This tutorial is just going to walk through the steps of doing a quick and easy cel shading style that I recently picked up. The advantage of this style is that the shading and the flat colors are on separate layers, so screwing up something doesn’t mean the end of the world,it just means fixing a layer or two. Most Cel Shading techniques rely on you choosing a shade color, or colors, or each flat color you use. This one will use a separate layer of a base shadow color, and then using the “Hard Light” blending mode will create a nice looking cel shaded effect. You control where the shade drops just by using a simple black and white mask on the shadow layer.The final result from this tutorial is going to look something like this:
Part IThe first thing I do when starting any sort of drawing in Photoshop is fill the canvas with a color. Any color will do, but usually it’s a grey-ish color, so that I can see the lines better. I never sketch or color on a plain white background because it makes it difficult to judge color. Its also easier on the eyes not to draw on a bright white background.So starting out with just a blue background, and a new layer set on multiply, I sketch out a real quick Kamie face.
Notice how I have Photoshop’s workspace set up. I never liked the default Photoshop set up so I use this custom work space. Also I have my own little set of brushes that I use for drawing. My “pencil” brush is just a normal round brush that’s usually 2 to 4 pixels wide with the opacity and flow controlled by the pen pressure. (I’m using a Wacom tablet, if you couldn’t tell.) That’s pretty good for a sketch, so let’s move on and do a quick ink job. For inking I use a size 6 to 10 pixel brush, with the spacing set to around 40%, and the radius is controlled by the pen pressure. I’m also going to make a new layer for the inks, set that on multiply, and bump down the sketch’s opacity so I can see what I’m doing a little better.
Remember that line variance is a key to getting a good looking inked drawing. Bigger objects need fat lines, and small details need smaller lines. Don’t just ink your drawing with a stiff radius; otherwise it becomes flat and boring.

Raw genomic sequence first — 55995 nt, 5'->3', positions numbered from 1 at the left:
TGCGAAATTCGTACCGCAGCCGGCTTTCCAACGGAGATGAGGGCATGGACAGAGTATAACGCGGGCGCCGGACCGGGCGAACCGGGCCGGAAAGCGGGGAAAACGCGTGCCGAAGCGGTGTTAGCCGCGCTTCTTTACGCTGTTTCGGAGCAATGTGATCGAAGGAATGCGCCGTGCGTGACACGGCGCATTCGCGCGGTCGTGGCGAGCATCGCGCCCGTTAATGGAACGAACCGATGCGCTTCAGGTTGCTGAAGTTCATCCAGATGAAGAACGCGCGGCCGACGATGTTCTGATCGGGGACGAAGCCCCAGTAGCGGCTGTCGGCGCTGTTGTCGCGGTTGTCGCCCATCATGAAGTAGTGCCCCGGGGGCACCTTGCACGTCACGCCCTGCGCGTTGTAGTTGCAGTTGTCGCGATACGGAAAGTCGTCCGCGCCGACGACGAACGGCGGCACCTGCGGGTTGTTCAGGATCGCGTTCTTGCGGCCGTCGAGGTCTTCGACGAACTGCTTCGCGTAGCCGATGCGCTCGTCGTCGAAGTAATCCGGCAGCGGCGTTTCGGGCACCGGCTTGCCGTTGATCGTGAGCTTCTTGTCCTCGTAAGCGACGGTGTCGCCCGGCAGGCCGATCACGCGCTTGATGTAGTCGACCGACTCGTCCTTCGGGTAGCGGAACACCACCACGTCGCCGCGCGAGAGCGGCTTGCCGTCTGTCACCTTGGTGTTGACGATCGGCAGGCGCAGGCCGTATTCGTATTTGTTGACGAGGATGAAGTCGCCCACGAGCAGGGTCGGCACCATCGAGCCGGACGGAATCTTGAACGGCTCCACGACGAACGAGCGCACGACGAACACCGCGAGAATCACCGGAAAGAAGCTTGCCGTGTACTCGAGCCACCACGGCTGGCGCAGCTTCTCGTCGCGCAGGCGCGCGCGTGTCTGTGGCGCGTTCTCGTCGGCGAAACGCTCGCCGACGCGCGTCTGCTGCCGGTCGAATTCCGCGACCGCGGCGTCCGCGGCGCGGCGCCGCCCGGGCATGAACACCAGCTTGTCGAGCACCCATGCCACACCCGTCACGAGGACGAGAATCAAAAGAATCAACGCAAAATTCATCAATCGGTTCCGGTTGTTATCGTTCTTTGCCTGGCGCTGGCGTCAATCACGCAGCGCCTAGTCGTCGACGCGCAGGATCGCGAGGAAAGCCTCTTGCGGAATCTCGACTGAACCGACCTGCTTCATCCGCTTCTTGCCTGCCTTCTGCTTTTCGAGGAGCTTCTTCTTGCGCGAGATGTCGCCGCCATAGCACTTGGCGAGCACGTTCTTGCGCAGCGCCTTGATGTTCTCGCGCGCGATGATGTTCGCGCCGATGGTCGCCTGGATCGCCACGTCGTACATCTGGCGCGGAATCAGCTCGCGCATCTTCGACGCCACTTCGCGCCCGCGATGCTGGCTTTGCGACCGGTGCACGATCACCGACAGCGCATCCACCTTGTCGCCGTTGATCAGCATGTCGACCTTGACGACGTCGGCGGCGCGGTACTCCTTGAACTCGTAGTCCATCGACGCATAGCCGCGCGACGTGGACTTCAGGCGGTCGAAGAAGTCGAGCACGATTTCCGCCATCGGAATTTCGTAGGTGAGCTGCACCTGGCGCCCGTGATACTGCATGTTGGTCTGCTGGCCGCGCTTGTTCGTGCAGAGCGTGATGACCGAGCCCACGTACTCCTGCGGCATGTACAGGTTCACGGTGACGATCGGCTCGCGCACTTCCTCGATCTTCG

Now that I have an inked layer, I can throw some color underneath it. I like to use the color swatches palette in Photoshop because it’s easy to make a color set and keep track of the colors you’ve used. I already have some colors in my palette from another Kamie picture that I did, so I’m just going to back to those.
For dropping flat color, I use a separate layer for each color, and a thick brush with 100% hardness and pen pressure controlled width. I’m going to start by laying down the skin color, which I find is the best color to start out with.
I don’t really have to be that accurate when it comes to laying down the skin color, especially under an area that I know is going to be covered later. The next step is going to be just throwing down the other colors for the hair and then a layer for the face details like the eyes.
There’s the final version of the flat color. I find it easier to use a separate layer for each color, especially when you’re actually applying the color. This comes in handy when I’m coloring in her blonde hair, because it is so close to the skin color it becomes hard to distinguish, so by hiding the skin layer when coloring her hair I can color the hair more accurately.
Man I didn’t think this would be this long. Oh well.
Now it’s time to do some simple shading. I figure I’m just going to drop a light source from the top left somewhere. I usually like to cast the light somewhere so that her face is directed to it. That usually portrays a light, happy mood. Lighting can really add a lot of feeling to a piece, but that will be for another tutorial.